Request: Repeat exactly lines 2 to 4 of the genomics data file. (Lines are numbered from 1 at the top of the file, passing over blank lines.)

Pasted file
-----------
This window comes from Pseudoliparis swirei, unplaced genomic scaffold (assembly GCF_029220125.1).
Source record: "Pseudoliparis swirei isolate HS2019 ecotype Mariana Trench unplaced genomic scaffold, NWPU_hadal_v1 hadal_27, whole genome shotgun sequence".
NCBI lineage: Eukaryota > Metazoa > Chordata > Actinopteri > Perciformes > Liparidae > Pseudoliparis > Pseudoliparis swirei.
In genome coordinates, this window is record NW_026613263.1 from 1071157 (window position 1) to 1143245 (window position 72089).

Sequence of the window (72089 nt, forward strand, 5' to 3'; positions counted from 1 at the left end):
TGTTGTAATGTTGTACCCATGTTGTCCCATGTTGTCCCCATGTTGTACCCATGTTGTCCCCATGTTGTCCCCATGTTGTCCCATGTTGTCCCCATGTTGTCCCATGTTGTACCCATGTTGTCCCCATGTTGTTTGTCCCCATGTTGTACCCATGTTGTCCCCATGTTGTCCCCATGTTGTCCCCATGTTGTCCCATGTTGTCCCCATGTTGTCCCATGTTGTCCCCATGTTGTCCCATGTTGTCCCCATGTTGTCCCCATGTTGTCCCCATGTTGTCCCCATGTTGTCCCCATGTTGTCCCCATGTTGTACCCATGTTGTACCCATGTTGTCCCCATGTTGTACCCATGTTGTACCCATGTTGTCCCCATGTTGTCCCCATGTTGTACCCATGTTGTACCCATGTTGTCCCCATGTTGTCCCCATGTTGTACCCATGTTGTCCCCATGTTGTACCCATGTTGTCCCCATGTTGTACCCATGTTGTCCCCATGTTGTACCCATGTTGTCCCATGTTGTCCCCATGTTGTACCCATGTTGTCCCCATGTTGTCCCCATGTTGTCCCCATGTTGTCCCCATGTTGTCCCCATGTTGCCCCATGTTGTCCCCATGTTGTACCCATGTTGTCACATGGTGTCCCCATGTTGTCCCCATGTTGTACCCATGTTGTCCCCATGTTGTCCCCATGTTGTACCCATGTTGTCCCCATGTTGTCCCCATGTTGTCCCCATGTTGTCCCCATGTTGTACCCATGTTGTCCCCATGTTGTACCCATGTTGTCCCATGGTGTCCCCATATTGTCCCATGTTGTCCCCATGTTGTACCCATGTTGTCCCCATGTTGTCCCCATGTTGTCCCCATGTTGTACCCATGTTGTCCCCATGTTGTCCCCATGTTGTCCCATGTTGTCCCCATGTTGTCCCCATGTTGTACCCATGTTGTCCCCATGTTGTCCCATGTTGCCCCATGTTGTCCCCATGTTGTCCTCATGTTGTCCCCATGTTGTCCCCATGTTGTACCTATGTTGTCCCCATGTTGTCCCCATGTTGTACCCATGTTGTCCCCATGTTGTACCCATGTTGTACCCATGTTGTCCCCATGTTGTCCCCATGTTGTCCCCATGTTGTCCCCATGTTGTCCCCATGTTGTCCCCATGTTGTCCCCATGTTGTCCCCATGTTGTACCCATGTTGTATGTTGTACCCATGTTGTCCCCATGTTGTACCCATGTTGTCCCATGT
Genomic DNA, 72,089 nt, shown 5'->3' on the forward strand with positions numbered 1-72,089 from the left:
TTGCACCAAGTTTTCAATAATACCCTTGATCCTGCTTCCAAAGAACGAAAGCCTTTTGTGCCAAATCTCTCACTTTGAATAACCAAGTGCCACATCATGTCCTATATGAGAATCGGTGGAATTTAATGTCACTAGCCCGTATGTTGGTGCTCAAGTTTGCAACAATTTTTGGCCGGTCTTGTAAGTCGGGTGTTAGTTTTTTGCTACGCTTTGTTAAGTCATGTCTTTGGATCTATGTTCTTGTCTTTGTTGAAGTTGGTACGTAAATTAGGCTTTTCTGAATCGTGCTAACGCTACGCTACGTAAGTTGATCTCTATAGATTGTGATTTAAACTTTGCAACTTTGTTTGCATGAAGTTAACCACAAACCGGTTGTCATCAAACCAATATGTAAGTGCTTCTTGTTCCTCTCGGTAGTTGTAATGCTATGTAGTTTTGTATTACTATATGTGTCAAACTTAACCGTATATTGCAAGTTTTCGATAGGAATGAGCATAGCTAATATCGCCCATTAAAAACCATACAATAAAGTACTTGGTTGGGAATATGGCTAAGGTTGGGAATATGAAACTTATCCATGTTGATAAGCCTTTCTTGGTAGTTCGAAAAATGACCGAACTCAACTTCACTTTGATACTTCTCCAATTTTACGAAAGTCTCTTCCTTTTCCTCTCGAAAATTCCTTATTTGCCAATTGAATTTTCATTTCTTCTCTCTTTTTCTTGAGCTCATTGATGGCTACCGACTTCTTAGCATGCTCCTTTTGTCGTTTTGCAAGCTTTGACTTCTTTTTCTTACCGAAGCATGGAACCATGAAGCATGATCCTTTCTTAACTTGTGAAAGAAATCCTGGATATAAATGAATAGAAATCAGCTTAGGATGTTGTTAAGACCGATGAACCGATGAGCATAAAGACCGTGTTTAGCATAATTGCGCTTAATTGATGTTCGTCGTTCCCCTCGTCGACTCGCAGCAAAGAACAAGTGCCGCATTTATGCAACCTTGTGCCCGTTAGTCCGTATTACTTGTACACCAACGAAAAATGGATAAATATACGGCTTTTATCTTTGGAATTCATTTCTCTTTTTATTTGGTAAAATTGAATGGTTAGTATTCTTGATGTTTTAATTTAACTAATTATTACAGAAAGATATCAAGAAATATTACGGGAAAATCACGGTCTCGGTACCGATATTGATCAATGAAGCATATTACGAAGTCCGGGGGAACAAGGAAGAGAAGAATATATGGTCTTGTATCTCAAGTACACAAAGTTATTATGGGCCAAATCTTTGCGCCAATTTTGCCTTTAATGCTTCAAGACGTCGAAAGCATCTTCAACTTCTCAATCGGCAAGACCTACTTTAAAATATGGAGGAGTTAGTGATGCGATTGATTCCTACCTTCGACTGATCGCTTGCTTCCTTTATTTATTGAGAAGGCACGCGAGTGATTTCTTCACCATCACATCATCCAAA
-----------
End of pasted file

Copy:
Source record: "Pseudoliparis swirei isolate HS2019 ecotype Mariana Trench unplaced genomic scaffold, NWPU_hadal_v1 hadal_27, whole genome shotgun sequence".
NCBI lineage: Eukaryota > Metazoa > Chordata > Actinopteri > Perciformes > Liparidae > Pseudoliparis > Pseudoliparis swirei.
In genome coordinates, this window is record NW_026613263.1 from 1071157 (window position 1) to 1143245 (window position 72089).